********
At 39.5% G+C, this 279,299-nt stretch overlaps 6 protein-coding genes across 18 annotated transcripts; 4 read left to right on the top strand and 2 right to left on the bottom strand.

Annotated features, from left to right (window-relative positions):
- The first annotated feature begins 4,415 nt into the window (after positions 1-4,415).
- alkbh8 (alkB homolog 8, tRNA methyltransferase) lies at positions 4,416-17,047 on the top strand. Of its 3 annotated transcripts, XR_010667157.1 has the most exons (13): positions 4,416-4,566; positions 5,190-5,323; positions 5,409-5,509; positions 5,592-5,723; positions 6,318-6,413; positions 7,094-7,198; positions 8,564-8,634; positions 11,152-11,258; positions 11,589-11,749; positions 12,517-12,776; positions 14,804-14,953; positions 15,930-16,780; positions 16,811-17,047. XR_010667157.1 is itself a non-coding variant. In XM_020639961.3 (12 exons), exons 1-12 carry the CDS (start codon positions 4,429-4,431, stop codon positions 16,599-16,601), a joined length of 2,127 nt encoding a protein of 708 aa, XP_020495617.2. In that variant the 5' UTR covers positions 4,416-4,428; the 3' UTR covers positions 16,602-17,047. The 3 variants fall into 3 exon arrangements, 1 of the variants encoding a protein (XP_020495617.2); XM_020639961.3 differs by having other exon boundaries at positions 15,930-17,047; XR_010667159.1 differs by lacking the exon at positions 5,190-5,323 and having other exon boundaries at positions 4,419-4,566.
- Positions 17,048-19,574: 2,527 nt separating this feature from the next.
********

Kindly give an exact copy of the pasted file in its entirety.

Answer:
At 39.5% G+C, this 279,299-nt stretch overlaps 6 protein-coding genes across 18 annotated transcripts; 4 read left to right on the top strand and 2 right to left on the bottom strand.

Annotated features, from left to right (window-relative positions):
- The first annotated feature begins 4,415 nt into the window (after positions 1-4,415).
- alkbh8 (alkB homolog 8, tRNA methyltransferase) lies at positions 4,416-17,047 on the top strand. Of its 3 annotated transcripts, XR_010667157.1 has the most exons (13): positions 4,416-4,566; positions 5,190-5,323; positions 5,409-5,509; positions 5,592-5,723; positions 6,318-6,413; positions 7,094-7,198; positions 8,564-8,634; positions 11,152-11,258; positions 11,589-11,749; positions 12,517-12,776; positions 14,804-14,953; positions 15,930-16,780; positions 16,811-17,047. XR_010667157.1 is itself a non-coding variant. In XM_020639961.3 (12 exons), exons 1-12 carry the CDS (start codon positions 4,429-4,431, stop codon positions 16,599-16,601), a joined length of 2,127 nt encoding a protein of 708 aa, XP_020495617.2. In that variant the 5' UTR covers positions 4,416-4,428; the 3' UTR covers positions 16,602-17,047. The 3 variants fall into 3 exon arrangements, 1 of the variants encoding a protein (XP_020495617.2); XM_020639961.3 differs by having other exon boundaries at positions 15,930-17,047; XR_010667159.1 differs by lacking the exon at positions 5,190-5,323 and having other exon boundaries at positions 4,419-4,566.
- Positions 17,048-19,574: 2,527 nt separating this feature from the next.